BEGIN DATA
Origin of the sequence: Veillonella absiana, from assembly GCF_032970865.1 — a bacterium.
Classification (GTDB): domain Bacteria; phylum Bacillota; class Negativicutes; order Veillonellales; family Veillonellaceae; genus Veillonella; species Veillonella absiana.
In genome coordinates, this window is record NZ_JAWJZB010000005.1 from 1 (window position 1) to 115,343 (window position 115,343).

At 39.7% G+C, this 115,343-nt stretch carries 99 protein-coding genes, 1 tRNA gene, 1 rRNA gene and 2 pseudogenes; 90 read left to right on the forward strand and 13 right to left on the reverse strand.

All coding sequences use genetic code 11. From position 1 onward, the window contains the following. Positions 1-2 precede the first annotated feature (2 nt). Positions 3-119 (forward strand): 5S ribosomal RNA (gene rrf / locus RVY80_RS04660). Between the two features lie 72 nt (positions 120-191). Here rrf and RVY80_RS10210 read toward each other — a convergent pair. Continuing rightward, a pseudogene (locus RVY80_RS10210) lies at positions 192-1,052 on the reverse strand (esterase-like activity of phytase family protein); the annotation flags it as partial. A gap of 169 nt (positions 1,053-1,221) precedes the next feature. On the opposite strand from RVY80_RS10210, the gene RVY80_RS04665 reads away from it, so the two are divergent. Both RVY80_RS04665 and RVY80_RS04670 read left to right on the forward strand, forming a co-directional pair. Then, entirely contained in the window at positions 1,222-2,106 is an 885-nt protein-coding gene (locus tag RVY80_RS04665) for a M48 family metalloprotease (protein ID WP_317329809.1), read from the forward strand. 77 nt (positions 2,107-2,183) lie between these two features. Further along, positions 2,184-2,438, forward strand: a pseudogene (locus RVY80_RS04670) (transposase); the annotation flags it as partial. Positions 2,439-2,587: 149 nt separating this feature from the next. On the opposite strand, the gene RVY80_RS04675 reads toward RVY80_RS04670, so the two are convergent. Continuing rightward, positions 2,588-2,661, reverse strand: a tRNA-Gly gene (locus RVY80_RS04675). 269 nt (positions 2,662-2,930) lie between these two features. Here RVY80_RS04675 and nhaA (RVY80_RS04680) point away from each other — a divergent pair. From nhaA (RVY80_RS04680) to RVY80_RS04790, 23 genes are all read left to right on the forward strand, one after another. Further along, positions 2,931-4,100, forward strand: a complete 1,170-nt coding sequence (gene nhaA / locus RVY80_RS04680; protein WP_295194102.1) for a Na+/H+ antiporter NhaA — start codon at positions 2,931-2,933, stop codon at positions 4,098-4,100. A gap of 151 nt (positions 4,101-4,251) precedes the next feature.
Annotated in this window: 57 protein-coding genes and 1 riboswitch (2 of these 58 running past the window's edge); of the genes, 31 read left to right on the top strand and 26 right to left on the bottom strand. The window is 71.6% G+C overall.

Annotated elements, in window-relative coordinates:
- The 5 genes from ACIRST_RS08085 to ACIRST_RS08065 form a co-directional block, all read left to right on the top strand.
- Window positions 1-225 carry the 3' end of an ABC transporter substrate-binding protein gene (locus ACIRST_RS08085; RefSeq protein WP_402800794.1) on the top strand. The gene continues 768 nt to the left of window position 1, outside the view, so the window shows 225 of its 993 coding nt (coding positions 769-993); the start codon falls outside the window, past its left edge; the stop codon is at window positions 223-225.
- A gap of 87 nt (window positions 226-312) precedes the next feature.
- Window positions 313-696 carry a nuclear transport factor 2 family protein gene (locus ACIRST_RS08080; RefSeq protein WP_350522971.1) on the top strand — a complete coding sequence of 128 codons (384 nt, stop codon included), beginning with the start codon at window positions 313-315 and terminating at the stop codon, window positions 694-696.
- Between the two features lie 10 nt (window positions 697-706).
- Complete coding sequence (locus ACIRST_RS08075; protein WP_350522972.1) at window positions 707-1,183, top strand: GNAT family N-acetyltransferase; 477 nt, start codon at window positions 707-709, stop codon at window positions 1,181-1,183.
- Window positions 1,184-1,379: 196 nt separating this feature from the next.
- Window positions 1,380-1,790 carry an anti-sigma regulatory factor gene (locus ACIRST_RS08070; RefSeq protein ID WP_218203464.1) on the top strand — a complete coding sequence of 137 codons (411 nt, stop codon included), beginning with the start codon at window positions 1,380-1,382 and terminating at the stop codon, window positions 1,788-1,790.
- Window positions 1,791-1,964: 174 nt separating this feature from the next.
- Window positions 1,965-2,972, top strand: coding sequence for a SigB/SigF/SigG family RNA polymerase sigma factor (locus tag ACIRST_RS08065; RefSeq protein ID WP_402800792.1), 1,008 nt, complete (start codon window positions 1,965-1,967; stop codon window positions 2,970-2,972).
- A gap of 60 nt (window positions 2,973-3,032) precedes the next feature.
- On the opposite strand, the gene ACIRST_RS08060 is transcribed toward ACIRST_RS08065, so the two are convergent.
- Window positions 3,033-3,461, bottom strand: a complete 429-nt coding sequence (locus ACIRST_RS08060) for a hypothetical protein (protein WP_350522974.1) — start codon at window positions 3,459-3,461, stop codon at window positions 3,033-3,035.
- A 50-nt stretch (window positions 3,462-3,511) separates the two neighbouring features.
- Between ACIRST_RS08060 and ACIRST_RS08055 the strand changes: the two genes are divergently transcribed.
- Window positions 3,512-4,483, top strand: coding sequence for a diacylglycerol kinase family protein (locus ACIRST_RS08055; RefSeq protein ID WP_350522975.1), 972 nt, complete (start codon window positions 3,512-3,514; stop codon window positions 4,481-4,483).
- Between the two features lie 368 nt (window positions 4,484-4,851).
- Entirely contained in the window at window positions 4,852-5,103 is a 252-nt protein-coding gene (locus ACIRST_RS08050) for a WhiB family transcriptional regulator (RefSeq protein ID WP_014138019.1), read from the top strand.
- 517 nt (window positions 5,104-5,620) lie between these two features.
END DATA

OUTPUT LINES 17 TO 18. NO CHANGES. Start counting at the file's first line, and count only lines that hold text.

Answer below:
- Window positions 1,965-2,972, top strand: coding sequence for a SigB/SigF/SigG family RNA polymerase sigma factor (locus tag ACIRST_RS08065; RefSeq protein ID WP_402800792.1), 1,008 nt, complete (start codon window positions 1,965-1,967; stop codon window positions 2,970-2,972).
- A gap of 60 nt (window positions 2,973-3,032) precedes the next feature.